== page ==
Starting in the late thirteenth century and continuing through the sixteenth century, the urban laity and clergy of northern France and the Low Countries formed creative societies dedicated to the composition of new music and poetry. These societies, called puys, are well-known for their poet-musicians (trouvères), who produced vernacular texts that would lay the foundation for the French poetic tradition throughout the Middle Ages and Renaissance.
The northern French city of Lille was a vibrant center of music production, although much of what was written has been lost. Despite the small number of existing music books, there are many references to music production in archival sources from the city’s different lay, ecclesiastical, and monastic communities. This study explores what we can learn about both plainchant and vernacular song composition through an investigation of these documents along with several chant books and compilations of poetry. Viewed together, these sources reveal for the first time an important history of collaboration between the clergy and the laity that formed a vital part of Lilloise identity.
Members of the community can learn more about this topic during the Department of Music colloquium Friday, Oct. 27, from 4 to 5 p.m. in Harkness Chapel.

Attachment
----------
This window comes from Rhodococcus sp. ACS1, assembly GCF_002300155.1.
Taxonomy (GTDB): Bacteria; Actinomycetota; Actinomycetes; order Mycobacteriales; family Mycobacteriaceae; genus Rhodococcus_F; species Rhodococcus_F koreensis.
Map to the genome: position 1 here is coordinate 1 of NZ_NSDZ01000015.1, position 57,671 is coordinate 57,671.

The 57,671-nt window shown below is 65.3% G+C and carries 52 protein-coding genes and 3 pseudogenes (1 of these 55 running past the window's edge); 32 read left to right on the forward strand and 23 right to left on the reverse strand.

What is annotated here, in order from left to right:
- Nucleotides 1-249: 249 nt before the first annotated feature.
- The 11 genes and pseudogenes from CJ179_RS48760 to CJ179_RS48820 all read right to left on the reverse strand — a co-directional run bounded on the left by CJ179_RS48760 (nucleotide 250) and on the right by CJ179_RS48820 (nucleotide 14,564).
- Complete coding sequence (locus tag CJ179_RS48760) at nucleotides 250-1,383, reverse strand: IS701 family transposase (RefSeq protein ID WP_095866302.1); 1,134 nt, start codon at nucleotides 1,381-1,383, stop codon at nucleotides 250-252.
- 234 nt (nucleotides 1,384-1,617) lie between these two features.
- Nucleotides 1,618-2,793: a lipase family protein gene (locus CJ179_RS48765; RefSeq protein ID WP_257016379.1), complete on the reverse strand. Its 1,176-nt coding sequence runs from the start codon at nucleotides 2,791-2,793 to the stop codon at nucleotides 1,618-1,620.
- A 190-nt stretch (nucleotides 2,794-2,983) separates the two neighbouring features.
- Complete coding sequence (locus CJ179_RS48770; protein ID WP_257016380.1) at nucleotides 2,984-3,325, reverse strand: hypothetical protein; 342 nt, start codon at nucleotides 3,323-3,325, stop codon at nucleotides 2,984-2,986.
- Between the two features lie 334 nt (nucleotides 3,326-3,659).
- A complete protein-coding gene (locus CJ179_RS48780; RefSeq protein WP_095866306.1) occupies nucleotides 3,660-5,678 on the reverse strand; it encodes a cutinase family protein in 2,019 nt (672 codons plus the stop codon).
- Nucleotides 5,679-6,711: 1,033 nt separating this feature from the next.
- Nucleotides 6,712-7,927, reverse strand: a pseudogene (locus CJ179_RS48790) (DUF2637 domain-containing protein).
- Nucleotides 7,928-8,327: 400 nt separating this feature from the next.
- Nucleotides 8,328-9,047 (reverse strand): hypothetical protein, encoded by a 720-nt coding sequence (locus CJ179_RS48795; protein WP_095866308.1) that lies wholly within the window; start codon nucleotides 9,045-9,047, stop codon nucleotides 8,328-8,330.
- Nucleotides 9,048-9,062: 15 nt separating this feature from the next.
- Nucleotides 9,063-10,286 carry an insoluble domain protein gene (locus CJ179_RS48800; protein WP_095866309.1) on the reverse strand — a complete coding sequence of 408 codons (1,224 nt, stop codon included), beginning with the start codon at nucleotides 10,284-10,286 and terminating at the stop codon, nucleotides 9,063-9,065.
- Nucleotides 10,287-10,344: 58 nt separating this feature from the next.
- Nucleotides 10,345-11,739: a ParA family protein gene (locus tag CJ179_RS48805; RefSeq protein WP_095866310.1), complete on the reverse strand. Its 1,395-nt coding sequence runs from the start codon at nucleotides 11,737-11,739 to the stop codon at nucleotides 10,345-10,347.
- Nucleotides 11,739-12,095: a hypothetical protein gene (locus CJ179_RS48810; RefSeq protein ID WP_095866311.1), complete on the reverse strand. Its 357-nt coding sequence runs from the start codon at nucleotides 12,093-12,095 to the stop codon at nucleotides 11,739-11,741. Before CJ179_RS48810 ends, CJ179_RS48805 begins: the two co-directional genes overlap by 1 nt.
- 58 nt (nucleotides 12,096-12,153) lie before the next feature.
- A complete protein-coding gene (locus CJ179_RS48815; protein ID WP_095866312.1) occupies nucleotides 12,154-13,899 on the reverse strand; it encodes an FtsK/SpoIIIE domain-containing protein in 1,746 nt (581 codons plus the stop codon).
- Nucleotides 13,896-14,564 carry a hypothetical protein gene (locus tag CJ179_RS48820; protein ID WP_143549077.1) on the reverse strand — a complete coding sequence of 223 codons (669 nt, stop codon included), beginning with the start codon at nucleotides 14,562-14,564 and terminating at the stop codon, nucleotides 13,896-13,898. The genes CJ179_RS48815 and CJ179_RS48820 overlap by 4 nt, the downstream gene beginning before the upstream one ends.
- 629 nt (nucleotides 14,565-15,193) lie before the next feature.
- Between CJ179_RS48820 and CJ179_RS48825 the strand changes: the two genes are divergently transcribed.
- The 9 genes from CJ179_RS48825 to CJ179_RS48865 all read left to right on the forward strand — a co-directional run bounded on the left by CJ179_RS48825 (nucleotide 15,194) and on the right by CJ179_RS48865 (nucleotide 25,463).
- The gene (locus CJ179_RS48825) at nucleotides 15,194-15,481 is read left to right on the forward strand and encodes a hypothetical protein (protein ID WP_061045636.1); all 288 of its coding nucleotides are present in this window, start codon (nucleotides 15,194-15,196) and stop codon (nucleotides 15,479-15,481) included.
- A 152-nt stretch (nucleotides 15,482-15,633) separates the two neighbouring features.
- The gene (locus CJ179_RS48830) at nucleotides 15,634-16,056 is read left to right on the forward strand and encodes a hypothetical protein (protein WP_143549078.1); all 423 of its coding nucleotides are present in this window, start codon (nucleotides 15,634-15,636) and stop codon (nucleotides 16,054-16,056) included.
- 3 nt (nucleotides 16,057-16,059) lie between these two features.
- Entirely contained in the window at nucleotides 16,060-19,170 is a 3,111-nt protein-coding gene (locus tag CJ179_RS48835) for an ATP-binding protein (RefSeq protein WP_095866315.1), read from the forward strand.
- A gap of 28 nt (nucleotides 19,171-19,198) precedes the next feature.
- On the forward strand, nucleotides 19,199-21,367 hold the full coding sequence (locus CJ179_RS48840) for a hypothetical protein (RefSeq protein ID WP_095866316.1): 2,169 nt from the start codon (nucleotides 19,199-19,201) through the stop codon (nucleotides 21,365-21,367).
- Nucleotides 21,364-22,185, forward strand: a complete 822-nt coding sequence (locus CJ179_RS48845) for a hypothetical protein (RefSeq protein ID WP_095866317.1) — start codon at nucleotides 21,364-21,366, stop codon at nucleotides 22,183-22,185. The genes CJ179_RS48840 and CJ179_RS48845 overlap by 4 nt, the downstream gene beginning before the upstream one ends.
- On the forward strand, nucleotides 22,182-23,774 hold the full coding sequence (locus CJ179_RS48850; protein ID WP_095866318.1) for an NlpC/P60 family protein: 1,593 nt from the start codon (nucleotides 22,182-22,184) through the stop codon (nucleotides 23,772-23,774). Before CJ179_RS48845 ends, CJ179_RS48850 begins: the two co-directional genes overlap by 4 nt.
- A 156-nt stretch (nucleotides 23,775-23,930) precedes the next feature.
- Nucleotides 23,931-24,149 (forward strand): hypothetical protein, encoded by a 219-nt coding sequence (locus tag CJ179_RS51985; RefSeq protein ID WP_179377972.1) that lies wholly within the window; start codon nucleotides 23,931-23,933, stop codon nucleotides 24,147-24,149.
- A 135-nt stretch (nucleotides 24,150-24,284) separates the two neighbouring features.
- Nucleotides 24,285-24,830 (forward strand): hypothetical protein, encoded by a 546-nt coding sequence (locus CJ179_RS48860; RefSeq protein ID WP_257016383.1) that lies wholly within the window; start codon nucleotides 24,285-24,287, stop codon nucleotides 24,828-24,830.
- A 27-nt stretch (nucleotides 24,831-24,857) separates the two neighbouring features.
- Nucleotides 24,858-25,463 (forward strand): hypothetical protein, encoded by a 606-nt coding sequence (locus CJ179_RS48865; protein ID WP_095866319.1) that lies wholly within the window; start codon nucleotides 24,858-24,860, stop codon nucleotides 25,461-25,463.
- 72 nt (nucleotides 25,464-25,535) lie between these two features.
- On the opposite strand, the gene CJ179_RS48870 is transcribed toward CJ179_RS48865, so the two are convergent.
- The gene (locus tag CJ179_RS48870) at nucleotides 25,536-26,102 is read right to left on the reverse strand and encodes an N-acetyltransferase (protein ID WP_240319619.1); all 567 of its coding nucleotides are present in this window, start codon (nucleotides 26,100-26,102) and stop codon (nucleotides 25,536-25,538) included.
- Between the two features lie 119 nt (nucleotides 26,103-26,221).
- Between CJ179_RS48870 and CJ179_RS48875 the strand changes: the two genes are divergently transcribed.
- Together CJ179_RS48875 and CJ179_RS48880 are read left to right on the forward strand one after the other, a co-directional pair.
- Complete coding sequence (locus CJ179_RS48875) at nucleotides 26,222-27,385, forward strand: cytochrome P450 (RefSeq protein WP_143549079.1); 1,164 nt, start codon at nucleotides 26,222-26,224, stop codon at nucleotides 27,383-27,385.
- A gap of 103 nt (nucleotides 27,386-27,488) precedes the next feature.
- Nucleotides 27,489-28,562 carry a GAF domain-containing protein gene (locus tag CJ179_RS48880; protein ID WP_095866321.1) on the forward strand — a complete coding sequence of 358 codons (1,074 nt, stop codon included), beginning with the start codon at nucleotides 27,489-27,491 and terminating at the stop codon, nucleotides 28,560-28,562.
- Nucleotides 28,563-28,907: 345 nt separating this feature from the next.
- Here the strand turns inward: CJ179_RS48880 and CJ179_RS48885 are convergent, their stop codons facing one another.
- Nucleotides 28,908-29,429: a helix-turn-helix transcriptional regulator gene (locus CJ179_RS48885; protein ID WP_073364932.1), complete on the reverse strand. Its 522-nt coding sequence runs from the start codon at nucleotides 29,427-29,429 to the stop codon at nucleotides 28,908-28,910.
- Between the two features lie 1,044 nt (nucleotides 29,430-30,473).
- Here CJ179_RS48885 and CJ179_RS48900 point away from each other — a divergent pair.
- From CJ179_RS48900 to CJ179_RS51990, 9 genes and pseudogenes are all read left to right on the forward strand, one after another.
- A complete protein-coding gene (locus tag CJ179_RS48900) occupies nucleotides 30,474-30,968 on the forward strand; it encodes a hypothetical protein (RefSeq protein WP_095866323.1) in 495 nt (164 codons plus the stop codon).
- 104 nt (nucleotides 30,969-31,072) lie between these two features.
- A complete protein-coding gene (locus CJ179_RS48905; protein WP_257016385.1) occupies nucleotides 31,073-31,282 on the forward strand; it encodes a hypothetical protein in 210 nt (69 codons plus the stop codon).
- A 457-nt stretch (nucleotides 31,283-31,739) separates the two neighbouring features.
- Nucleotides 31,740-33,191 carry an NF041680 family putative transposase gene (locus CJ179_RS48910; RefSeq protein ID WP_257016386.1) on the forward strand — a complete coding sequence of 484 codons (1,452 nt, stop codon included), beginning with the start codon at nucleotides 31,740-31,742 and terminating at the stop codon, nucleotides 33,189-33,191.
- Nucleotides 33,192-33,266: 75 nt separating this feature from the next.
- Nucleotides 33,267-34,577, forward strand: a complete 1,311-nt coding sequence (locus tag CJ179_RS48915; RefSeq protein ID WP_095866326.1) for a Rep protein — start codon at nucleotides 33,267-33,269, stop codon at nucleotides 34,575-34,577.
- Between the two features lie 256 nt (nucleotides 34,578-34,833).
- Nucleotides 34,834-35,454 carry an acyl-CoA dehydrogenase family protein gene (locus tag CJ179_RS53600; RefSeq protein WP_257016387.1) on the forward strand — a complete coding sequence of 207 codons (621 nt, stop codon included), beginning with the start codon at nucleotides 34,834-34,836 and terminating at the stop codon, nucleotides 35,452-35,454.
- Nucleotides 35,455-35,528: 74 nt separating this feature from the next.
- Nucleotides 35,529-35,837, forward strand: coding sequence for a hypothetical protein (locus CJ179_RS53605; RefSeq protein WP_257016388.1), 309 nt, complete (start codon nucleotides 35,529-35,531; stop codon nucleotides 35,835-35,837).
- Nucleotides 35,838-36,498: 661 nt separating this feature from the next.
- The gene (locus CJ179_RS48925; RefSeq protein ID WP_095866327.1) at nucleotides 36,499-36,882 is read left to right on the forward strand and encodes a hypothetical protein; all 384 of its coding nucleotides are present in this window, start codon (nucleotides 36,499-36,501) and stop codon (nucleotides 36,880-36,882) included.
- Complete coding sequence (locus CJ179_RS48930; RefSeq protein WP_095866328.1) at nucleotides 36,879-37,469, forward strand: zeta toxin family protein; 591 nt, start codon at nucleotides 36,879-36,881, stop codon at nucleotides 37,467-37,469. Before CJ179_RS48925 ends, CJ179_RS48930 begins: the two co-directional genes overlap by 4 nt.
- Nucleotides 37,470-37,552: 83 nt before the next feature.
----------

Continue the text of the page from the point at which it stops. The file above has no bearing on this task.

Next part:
About the speaker
Sarah Ann Long is Associate Professor of Musicology at the Michigan State University College of Music. Her research focuses on liturgy in the late medieval and early modern periods in northern France and the Low Countries (1300-1600). From 2008-2013, Long was a postdoctoral research fellow and visiting instructor at the University of Leuven-KU Leuven (formerly the Katholieke Universiteit Leuven) in Belgium. She is co-author (with Inga Behrendt) of the first volume of the Antiphonaria series, Antiphonaria: A Catalogue of Notated Office Manuscripts Preserved in Flanders (c.1100 – c. 1800) (Brepols, 2015), which contains detailed studies of chant manuscripts held in public and private collections in Belgium. Dr. Long received a two-year Marie Curie IEF Postdoctoral Fellowship from the European Commission (2011-2012) to do research for her first monograph, Music, Liturgy, and Confraternity Devotions in Paris and Tournai, 1300-1550 (University of Rochester Press, 2021). She is currently part of a number of international research initiatives, such as the Single Interface for Music Score Searching and Analysis Project (SIMSSA)/Cantus Ultimus, funded by the Social Sciences and Humanities Research Council of Canada, McGill University, Montréal (2015-continuing); and she is a Research Associate of the Alamire Foundation: International Centre for the Study of Music in the Low Countries, University of Leuven (2013-continuing). Dr. Long is currently constructing a third book project on music and musicians in the northern French city of Lille from the thirteenth through the fifteenth century. Long has given courses and guest lectures on a wide range of both historical and ethnomusicological subjects at the University of Illinois at Urbana-Champaign, Southern Methodist University’s Paris Program, and the University of Leuven. In 2015 she was awarded the Fintz Award for Teaching Excellence in the Arts and Humanities, granted by the MSU Integrated Arts and Humanities program for outstanding performance in teaching.